But those painted wooden foods adhering firmly to their dishes were the kind of food of which the banquet now offered to Philip and Lucy was composed. Only they had more dishes than I had. They had as well a turkey, eight raspberry jam tarts, a pine-apple, a melon, a dish of oysters in the shell, a piece of boiled bacon and a leg of mutton. But all were equally wooden and uneatable.

Philip and Lucy, growing hungrier and hungrier, pretended with sinking hearts to eat and enjoy the wooden feast. Wine was served in those little goblets which they knew so well, where the double glasses restrained and contained a red fluid which looked like wine. They did not want wine, but they were thirsty as well as hungry.

Philip wondered what the waiters were. He had plenty of time to wonder while the long banquet went on. It was not till he saw a group of them standing stiffly together at the end of the hall that he knew they must be the matches with which he had once peopled a city, no other inhabitants being at hand.

When all the dishes had been handed, speeches happened.

'Friends and fellow-citizens,' Mr. Noah began, and went on to say how brave and clever Sir Philip was, and how likely it was that he would turn out to be the Deliverer. Philip did not hear all this speech. He was thinking of things to eat.

Then every one in the hall stood and shouted, and Philip found that he was expected to take his turn at speech-making. He stood up trembling and wretched.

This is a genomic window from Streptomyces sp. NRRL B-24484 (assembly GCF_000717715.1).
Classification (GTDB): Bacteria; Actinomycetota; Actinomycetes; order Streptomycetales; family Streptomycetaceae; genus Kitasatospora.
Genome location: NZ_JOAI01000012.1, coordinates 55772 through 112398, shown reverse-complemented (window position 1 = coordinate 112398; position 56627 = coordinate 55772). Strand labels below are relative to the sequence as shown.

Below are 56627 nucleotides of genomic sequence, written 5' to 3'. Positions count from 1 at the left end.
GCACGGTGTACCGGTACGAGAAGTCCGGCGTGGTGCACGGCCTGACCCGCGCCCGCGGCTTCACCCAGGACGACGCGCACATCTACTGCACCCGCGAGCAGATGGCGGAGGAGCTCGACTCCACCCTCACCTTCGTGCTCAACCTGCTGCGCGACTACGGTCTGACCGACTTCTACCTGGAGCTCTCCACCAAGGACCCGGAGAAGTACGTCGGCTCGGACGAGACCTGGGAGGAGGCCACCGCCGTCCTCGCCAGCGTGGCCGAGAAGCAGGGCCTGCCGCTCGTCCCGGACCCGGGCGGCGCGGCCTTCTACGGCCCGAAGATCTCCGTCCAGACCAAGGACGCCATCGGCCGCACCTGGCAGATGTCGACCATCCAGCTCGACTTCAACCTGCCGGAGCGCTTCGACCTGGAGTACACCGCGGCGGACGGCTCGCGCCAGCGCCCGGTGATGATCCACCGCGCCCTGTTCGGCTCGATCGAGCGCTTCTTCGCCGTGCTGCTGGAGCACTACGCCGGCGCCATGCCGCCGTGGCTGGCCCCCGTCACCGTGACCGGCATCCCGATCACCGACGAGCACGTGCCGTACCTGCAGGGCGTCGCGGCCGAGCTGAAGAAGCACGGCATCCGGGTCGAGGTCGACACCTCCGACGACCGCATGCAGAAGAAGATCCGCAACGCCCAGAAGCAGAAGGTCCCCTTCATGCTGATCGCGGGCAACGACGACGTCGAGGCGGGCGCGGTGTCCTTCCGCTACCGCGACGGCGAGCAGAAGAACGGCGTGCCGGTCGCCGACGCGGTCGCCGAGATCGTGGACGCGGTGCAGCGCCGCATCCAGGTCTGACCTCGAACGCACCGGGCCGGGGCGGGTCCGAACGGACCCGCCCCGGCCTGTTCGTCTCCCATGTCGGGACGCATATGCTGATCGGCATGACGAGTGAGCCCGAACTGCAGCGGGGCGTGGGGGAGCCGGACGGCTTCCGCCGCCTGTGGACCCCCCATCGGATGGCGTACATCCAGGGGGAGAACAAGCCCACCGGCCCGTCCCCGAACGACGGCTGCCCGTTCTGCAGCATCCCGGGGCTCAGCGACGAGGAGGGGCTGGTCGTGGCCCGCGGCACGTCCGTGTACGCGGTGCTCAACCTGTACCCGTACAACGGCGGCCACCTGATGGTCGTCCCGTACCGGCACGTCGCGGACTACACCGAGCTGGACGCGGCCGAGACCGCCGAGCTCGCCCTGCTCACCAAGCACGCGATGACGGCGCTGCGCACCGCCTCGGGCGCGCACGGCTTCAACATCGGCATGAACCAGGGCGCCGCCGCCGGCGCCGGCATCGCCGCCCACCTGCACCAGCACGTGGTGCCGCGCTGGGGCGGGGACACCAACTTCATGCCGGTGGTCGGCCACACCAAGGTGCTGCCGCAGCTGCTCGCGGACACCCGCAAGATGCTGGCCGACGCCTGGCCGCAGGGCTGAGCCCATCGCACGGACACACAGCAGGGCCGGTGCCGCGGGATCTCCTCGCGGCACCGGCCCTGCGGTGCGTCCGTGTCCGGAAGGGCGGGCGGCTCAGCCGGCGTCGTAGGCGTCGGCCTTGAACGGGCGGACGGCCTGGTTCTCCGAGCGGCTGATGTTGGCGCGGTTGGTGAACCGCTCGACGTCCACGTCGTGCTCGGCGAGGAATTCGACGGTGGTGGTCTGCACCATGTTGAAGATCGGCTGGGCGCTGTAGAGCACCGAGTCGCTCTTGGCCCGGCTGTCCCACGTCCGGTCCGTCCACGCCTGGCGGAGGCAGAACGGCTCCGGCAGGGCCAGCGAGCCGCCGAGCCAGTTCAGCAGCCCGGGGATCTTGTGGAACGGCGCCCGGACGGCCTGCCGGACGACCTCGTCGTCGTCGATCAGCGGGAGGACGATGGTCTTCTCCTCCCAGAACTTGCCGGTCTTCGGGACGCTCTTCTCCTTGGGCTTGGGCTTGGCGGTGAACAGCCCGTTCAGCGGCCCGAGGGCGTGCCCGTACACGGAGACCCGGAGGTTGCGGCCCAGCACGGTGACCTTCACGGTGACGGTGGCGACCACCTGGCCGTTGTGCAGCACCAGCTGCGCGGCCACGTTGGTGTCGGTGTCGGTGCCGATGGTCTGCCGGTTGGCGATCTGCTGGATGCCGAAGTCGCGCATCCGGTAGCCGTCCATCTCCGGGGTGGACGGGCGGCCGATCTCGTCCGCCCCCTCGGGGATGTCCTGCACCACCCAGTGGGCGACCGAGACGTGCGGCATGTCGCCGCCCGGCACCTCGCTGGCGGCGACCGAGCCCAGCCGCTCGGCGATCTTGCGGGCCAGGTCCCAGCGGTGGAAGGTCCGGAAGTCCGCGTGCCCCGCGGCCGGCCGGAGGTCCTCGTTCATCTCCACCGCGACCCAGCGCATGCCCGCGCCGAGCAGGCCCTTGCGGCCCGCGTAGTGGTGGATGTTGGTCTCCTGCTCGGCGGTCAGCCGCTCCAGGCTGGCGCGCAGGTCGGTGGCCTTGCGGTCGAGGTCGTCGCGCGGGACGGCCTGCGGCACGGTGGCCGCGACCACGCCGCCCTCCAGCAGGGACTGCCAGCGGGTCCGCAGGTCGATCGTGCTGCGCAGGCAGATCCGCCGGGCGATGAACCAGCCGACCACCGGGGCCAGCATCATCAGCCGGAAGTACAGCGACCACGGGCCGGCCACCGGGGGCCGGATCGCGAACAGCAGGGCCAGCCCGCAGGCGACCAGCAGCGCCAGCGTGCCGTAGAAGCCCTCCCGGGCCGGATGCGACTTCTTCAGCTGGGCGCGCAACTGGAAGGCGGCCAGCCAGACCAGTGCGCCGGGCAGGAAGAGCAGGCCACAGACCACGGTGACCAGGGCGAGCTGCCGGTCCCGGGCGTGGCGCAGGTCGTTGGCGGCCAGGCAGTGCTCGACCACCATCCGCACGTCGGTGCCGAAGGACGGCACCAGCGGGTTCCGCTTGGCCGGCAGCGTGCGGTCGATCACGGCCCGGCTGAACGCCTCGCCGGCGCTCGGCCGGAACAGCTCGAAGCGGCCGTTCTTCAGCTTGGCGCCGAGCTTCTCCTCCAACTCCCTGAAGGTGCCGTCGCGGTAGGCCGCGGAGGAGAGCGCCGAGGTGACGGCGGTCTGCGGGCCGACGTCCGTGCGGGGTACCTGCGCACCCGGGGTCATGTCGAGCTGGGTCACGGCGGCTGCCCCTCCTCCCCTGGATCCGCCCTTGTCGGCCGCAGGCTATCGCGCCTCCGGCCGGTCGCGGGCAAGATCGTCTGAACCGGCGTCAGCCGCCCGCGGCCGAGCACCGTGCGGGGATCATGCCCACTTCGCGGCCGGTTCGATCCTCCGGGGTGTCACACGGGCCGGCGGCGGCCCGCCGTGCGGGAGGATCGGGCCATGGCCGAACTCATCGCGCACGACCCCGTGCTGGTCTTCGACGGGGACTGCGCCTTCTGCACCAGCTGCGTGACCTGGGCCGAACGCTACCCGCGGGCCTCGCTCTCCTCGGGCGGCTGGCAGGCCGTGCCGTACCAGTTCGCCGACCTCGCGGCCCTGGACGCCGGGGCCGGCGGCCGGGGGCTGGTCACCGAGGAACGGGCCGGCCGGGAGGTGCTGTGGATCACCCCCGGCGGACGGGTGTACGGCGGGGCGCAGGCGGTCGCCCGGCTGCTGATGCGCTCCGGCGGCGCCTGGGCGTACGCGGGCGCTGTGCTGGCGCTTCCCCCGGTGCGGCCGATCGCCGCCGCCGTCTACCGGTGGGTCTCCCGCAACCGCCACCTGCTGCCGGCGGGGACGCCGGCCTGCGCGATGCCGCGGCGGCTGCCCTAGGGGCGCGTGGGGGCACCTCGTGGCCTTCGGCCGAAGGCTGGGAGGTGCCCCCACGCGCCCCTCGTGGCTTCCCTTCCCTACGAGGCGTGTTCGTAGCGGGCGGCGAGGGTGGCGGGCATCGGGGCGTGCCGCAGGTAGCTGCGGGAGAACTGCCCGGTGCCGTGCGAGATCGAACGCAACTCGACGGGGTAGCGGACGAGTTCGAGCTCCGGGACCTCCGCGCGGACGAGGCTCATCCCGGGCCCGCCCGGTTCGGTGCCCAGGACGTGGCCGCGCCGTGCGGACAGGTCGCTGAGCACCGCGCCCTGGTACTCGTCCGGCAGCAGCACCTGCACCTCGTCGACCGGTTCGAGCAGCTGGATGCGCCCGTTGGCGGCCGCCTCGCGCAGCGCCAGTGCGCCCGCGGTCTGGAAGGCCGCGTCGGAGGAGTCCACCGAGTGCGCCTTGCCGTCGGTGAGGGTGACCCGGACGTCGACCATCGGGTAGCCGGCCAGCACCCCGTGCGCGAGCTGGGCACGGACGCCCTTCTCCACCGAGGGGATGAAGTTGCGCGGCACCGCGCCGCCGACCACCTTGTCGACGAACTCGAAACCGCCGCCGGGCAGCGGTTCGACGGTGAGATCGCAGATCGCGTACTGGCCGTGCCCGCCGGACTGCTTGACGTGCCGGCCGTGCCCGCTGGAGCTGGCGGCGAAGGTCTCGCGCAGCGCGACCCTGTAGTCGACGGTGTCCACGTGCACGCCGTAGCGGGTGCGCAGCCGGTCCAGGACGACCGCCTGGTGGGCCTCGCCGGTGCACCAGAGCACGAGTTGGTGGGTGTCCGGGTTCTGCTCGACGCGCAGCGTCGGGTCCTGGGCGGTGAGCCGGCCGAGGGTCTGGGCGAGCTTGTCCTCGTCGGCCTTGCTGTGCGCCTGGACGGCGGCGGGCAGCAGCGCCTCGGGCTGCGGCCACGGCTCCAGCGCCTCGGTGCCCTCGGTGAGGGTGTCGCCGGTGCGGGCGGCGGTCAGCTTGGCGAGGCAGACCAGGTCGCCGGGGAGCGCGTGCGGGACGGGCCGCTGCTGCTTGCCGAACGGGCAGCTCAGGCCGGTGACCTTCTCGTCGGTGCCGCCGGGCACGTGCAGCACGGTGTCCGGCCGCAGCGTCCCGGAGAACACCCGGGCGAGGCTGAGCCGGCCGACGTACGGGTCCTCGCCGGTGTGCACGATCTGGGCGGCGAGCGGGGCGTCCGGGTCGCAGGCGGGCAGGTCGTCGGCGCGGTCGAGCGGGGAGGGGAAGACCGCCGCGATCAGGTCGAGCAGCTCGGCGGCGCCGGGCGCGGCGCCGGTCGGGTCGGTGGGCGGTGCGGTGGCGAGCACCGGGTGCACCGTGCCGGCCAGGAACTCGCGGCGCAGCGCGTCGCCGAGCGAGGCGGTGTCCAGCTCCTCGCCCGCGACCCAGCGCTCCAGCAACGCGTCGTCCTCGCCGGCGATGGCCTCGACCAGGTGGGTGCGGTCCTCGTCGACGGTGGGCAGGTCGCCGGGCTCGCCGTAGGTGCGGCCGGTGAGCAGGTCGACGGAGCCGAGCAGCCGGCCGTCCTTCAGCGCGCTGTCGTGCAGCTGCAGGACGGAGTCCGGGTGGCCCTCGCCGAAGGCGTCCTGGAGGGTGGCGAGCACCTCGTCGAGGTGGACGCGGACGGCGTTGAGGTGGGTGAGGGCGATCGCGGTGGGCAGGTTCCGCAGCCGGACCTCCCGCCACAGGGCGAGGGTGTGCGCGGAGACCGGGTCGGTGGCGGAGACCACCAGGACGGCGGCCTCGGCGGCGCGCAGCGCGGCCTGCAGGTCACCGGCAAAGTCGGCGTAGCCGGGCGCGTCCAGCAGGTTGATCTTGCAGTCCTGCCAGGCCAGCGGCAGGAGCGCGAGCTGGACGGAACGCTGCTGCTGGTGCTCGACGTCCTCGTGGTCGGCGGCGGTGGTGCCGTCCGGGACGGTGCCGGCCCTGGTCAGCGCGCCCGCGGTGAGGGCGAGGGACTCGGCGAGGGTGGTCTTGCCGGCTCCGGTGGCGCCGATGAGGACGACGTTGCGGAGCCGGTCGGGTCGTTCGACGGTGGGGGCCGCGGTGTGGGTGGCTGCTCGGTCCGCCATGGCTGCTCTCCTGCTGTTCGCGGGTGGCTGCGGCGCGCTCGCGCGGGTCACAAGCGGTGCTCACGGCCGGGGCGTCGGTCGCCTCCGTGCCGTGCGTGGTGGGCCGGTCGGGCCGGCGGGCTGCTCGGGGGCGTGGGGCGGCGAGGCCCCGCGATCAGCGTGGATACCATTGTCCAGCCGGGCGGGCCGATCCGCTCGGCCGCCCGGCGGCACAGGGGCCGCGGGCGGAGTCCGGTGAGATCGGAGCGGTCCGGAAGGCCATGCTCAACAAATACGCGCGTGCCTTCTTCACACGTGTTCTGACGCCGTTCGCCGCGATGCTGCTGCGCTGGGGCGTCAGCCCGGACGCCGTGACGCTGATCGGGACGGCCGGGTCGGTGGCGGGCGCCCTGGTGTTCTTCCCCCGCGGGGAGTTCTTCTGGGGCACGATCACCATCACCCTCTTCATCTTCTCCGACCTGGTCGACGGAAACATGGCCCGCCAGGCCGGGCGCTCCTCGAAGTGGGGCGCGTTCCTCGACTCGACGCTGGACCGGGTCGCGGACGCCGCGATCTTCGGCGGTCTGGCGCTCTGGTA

'Friends and fellow-citizens,' he said, 'thank you very much. I want to be the Deliverer, but I don't know if I can,' and sat down again amid roars of applause.

Then there was music, from a grated gallery. And then--I cannot begin to tell you how glad Lucy and Philip were--Mr. Noah said, once more in a whisper, 'Cheer up! the banquet is over. Now we'll have tea.'

'Tea' turned out to be bread and milk in a very cosy, blue-silk-lined room opening out of the banqueting-hall. Only Lucy, Philip and Mr. Noah were present. Bread and milk is very good even when you have to eat it with the leaden spoons out of the dolls'-house basket. When it was much later Mr. Noah suddenly said 'good-night,' and in a maze of sleepy repletion (look that up in the dicker, will you?) the children went to bed. Philip's bed was of gold with yellow satin curtains, and Lucy's was made of silver, with curtains of silk that were white. But the metals and colours made no difference to their deep and dreamless sleep.

And in the morning there was bread and milk again, and the two of them had it in the blue room without Mr. Noah.

'Well,' said Lucy, looking up from the bowl of white floating cubes, 'do you think you're getting to like me any better?'

'No,' said Philip, brief and stern like the skipper in the song.

'I wish you would,' said Lucy.

'Well, I can't,' said Philip; 'but I do want to say one thing. I'm sorry I bunked and left you. And I did come back.'

'I know you did,' said Lucy.

'I came back to fetch you,' said Philip, 'and now we'd better get along home.'

'You've got to do seven deeds of power before you can get home,' said Lucy.

'Oh! I remember, Perrin told me,' said he.